The customers in the report cited a “lack of significant enhancements” to the iPhone 8 as the reason they chose to purchase the iPhone 7 instead. There’s also the price.
The iPhone 7 now starts at $549, and the iPhone 8 starts at $699 — about $150 difference. The two phones certainly look alike, since the iPhone 8 sports the same basic design profile, which has been around since release of the iPhone 6 in 2014.
But there’s still something to be said about the lack of excitement for the iPhone 8 Plus, which has been apparent from moment the phone was released on Sept. 22. The reception for the new handset was muted in London, and I visited two Apple Stores in New York City and found more people wanting to talk about the iPhone X than the brand new devices on display in front of them.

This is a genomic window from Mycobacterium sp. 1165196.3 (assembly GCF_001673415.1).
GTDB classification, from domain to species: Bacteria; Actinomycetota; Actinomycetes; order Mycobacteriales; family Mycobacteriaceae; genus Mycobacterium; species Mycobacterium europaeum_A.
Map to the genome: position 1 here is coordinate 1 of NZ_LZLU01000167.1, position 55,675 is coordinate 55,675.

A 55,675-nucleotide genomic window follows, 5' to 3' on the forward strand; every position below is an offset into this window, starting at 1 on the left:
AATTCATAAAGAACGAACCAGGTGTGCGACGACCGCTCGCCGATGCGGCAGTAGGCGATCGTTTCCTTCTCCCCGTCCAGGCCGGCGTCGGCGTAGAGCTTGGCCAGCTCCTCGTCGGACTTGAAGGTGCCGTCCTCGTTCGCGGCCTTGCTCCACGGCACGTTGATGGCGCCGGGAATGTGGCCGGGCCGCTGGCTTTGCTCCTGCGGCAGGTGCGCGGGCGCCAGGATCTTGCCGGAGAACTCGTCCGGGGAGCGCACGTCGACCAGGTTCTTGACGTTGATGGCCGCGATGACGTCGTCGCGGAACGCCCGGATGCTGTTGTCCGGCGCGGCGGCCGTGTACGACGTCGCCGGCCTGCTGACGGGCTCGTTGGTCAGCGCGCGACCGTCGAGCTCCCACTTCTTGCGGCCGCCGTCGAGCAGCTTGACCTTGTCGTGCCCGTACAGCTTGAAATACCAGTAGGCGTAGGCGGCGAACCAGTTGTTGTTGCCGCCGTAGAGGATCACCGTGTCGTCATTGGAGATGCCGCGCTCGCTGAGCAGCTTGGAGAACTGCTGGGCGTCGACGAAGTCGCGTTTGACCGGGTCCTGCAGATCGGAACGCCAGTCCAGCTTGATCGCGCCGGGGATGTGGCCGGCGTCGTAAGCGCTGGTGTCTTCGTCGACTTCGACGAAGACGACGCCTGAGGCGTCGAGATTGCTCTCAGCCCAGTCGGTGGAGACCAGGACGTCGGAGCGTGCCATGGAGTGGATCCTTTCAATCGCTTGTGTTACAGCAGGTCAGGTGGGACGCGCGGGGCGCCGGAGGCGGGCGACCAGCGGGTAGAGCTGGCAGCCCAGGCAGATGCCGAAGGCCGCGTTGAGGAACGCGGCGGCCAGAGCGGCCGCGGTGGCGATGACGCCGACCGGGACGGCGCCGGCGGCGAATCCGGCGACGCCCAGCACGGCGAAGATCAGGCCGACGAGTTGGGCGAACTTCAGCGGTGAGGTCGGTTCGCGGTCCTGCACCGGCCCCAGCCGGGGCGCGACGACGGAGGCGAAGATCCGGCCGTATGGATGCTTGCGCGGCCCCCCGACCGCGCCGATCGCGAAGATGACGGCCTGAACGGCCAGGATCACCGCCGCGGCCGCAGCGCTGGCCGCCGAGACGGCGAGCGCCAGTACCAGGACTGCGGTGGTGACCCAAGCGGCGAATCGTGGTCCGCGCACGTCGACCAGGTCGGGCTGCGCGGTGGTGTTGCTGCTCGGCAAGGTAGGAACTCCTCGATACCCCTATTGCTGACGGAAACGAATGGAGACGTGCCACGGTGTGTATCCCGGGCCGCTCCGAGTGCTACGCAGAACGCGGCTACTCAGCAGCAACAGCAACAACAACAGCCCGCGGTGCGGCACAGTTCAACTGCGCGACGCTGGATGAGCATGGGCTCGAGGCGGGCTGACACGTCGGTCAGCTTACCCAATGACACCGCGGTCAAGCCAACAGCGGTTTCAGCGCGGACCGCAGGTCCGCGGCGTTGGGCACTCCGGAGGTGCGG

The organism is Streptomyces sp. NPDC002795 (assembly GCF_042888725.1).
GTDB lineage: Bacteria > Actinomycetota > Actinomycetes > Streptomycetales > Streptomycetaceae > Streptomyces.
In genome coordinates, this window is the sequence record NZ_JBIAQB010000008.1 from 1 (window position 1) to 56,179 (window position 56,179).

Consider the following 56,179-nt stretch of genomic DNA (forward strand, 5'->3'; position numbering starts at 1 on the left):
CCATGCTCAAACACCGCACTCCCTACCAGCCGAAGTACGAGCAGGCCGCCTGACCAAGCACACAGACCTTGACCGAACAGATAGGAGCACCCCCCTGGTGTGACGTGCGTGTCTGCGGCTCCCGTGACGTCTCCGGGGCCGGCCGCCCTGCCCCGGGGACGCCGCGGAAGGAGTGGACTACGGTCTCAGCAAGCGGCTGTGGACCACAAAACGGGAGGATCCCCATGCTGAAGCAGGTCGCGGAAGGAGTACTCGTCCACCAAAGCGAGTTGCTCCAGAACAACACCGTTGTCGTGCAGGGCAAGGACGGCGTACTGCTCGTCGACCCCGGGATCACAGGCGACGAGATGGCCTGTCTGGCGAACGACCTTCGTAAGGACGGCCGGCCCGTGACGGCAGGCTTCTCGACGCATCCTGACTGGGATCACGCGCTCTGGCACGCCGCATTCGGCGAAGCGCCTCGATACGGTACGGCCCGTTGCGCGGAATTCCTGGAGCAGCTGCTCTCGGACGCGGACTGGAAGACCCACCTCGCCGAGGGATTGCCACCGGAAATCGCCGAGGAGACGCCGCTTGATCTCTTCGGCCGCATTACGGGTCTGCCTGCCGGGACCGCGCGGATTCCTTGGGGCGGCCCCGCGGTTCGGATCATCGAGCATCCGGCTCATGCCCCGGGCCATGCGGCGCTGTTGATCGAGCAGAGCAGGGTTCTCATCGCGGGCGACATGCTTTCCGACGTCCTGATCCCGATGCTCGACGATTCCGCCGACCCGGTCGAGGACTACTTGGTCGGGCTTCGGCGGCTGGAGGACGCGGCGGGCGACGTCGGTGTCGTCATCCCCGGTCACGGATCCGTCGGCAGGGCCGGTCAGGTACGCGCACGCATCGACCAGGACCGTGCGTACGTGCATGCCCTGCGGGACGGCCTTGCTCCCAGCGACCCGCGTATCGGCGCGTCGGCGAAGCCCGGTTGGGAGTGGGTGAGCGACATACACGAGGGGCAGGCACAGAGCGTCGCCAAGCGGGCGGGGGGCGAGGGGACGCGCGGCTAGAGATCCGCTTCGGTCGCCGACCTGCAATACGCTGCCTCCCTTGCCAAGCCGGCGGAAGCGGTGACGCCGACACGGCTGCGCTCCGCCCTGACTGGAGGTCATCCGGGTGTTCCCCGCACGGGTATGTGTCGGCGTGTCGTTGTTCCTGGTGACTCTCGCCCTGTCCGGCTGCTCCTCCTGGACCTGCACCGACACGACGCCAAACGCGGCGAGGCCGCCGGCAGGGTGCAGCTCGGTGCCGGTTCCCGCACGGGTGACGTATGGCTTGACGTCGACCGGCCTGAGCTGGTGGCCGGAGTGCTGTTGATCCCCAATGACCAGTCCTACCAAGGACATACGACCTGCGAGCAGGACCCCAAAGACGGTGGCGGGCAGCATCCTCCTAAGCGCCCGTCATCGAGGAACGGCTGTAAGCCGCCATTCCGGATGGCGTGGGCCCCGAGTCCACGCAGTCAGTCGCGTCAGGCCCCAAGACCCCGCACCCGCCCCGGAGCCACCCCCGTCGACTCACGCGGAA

The iPhone 8 might not be worth the extra cost if you’re already happy with your iPhone 7 Plus — but if you’re upgrading from a iPhone 6s or iPhone 6S Plus and money isn’t a concern, the 8 is clearly the superior phone.
If consumers who are upgrading decide to skip the wait for the iPhone X and chose the iPhone 7 instead, that’s when Apple will really have an issue.